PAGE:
In another place, when the Pharisees ask about the lawfulness of divorce, Jesus reminds us that God's intention in defining and shaping marriage was that "the two shall become one flesh." This is clearly an image of husband and wife acting together as one. The marital act is itself an image of this very communal closeness; it is a primary sign of that greater partnership of marriage as a whole. Marriage, itself, is an image of the communal closeness that God intends for all of humanity in the age to come, the communal closeness that is already shared by the Communion of Saints, the communal closeness that was always intended to participate in the perfect communion of the Holy Trinity.

In speaking of that communion, Jesus told us in the Gospel of John, "The Father and I are one." [John 10:30] The communion of the Trinity is so perfect, they have one intellect, one will, one divine power, even though they are three divine persons.

It is no accident that this communion of the saints, a communion that is created and shaped by the power of the Holy Spirit, is depicted as a heavenly banquet. A loving family that gathers for the evening meal shares life and intimacy to an extraordinary degree. That loving sharing is developed in a human family out of the closeness of shared meals between a man and woman who are betrothed to each other. While the body feeds on food, the soul feeds on the Holy Spirit that comes through the love of each partner.

That sharing in the life to come is so profound that it is imaged very truly by the marital act, but it is not the same. It is much more like the banquet, only more so than any banquet in this life, except for the Eucharistic banquet. Unfortunately, we are not disposed to receive the fullness of divine life in the Eucharist. Indeed, it may seem to us to be as nothing, as unimportant as the few calories found in a tiny wafer of unleavened bread.

The same is true of marriage in this life. When we are not properly disposed to enter into the communal nature of marriage, we experience, instead, a sense of isolation, even alienation, a sense of having been cheated. Divorce rates have skyrocketed in recent decades. We try to overcome this emptiness through the use of artificial birth control measures, so that we can engage in the marital act with greater frequency and with fewer … side effects. In relying on these artificial means we have cast aside the means given us by God. We have even begun to cast marriage itself aside. Even in the context of marriage, as we render the act sterile, we render the relationship itself sterile, and, as a consequence, we render our lives sterile.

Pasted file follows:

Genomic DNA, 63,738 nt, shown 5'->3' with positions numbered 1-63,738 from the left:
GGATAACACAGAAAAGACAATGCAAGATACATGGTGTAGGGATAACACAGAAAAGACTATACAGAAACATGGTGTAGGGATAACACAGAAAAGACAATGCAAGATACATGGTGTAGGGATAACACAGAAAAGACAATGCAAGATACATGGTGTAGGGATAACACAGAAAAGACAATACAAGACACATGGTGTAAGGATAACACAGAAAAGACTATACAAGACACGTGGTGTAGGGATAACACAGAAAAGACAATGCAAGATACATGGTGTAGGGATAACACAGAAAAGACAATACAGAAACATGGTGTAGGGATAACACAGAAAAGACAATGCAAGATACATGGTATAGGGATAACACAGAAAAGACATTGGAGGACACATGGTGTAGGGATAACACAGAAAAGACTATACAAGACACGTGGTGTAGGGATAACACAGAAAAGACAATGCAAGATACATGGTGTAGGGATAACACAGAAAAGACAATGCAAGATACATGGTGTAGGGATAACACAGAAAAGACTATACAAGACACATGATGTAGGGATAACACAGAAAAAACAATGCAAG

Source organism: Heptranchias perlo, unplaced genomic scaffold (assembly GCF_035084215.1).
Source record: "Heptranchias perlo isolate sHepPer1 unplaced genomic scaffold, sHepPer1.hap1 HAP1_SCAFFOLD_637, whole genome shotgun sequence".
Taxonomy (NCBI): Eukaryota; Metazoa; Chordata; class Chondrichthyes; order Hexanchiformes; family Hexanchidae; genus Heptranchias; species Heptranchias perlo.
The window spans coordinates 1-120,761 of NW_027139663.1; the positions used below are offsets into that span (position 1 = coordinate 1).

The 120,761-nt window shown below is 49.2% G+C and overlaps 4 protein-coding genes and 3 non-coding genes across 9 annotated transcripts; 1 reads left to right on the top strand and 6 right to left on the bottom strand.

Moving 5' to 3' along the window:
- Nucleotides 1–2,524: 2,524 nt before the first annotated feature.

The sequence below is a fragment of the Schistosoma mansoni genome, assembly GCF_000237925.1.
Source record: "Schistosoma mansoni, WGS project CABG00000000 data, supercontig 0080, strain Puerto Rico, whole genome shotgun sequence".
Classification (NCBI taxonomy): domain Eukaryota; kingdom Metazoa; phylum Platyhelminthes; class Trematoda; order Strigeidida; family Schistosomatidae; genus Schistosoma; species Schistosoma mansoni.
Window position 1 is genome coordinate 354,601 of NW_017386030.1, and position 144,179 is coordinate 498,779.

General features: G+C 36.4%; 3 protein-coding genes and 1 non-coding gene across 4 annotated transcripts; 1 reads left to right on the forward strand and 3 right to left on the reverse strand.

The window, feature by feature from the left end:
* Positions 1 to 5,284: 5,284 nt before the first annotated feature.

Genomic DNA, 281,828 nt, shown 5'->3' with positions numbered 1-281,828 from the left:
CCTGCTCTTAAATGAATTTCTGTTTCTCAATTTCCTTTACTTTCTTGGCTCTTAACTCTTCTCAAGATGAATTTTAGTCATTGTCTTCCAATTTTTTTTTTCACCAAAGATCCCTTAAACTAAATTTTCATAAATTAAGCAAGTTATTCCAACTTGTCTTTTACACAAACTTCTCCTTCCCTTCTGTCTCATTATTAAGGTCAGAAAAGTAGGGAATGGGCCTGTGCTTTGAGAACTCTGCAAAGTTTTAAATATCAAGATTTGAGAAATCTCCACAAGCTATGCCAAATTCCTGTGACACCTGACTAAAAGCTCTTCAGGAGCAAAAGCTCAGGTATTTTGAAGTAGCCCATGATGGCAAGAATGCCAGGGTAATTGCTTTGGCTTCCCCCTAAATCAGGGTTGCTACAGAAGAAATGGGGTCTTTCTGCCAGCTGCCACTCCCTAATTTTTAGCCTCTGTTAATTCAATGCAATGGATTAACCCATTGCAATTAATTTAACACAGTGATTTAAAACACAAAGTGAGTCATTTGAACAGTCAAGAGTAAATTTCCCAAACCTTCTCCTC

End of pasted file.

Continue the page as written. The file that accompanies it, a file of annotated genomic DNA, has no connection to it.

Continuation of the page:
In rendering our lives sterile, we increase the sterility of the culture we live in. It is no accident that developed and developing countries have increasing rates of sterility, so much so that birth rates in Europe, Japan and China have fallen well below replacement level. The decline in America's fertility rate is not far behind.

Rather than being life giving, marriage in much of the world has become life taking, so much so that abortion rates are at record levels world wide. Many countries are finding that they will be unable to support their aging populations without a vast infusion of immigrant peoples. Meanwhile, we are robbing ourselves of the very creative energy we need to fulfill God's will. Instead of filling the earth and subduing it, we will contract, and the earth will subdue us.

Meanwhile, we are casting aside the very purity that the epistle of St. John tells us is a sign of getting to know God. We are casting aside the purity that can enable us to look beyond the flesh to see the presence of the Holy Spirit in our relationships. Instead of allowing God to shape our lives and our relationships, we are redefining them and reshaping them according to our own increasingly impure visions.

In such a case, what hope to we have of becoming like the angels?
In the Eastern Orthodox & Greek-Catholic Churches,
the Gospel story of Zacchaeus is read on the last Sunday before Lent.

For that reason, this Sunday is known as "Zacchaeus Sunday."
Zacchaeus is chosen to open Lent because

(1) Jesus' call to Zacchaeus to come down from the tree (a symbol of the call to humility),

(2) Zacchaeus' repentance which follows his “coming down”.

Zacchaeus, "Too short" to see Jesus. A Do-it-Yourself Study
The Diagnosis
STAGE 1: Surface Symptoms - "Too short"?
1) Suppose that Luke is using Zacchaeus' short stature, and his climbing a tree to see, as word-plays.

Zacchaeus is not "short" of money.

But what is he "short of" in his life?

2) To answer that question further what can you deduce from his job and the results of that job (verse 2)?

3) See also last line in verse 8. How might that make him too short to "see" the Messiah when he finally comes?

4) He is a "son of Abraham," Jesus says (v.9). How does that fact "up the ante" and makes his "shortness" such a serious shortfall?

STAGE 2: What's going on in the heart? Here we need to use our imagination since the text gives little direct information. Luke says the crowd prevents him from seeing Jesus.